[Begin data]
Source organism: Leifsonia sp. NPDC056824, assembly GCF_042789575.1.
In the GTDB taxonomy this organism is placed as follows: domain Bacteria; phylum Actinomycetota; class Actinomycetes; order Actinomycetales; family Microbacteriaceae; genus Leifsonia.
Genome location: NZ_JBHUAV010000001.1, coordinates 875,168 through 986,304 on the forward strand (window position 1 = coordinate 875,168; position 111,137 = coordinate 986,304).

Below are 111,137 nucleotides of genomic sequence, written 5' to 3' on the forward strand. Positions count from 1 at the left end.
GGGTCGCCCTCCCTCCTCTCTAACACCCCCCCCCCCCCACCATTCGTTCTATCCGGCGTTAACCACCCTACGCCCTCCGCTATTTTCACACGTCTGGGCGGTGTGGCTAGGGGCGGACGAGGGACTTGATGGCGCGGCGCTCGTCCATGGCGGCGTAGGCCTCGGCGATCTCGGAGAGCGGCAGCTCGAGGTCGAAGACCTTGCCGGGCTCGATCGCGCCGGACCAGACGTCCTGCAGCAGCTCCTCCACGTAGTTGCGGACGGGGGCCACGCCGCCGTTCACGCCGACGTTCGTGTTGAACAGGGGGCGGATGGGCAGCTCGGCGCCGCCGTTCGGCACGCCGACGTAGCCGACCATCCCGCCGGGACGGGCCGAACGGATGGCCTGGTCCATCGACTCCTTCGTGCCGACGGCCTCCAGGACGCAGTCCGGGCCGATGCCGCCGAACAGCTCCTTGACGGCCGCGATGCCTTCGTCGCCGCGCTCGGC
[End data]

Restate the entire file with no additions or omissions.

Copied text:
Source organism: Leifsonia sp. NPDC056824, assembly GCF_042789575.1.
In the GTDB taxonomy this organism is placed as follows: domain Bacteria; phylum Actinomycetota; class Actinomycetes; order Actinomycetales; family Microbacteriaceae; genus Leifsonia.
Genome location: NZ_JBHUAV010000001.1, coordinates 875,168 through 986,304 on the forward strand (window position 1 = coordinate 875,168; position 111,137 = coordinate 986,304).

Below are 111,137 nucleotides of genomic sequence, written 5' to 3' on the forward strand. Positions count from 1 at the left end.
GGGTCGCCCTCCCTCCTCTCTAACACCCCCCCCCCCCCACCATTCGTTCTATCCGGCGTTAACCACCCTACGCCCTCCGCTATTTTCACACGTCTGGGCGGTGTGGCTAGGGGCGGACGAGGGACTTGATGGCGCGGCGCTCGTCCATGGCGGCGTAGGCCTCGGCGATCTCGGAGAGCGGCAGCTCGAGGTCGAAGACCTTGCCGGGCTCGATCGCGCCGGACCAGACGTCCTGCAGCAGCTCCTCCACGTAGTTGCGGACGGGGGCCACGCCGCCGTTCACGCCGACGTTCGTGTTGAACAGGGGGCGGATGGGCAGCTCGGCGCCGCCGTTCGGCACGCCGACGTAGCCGACCATCCCGCCGGGACGGGCCGAACGGATGGCCTGGTCCATCGACTCCTTCGTGCCGACGGCCTCCAGGACGCAGTCCGGGCCGATGCCGCCGAACAGCTCCTTGACGGCCGCGATGCCTTCGTCGCCGCGCTCGGC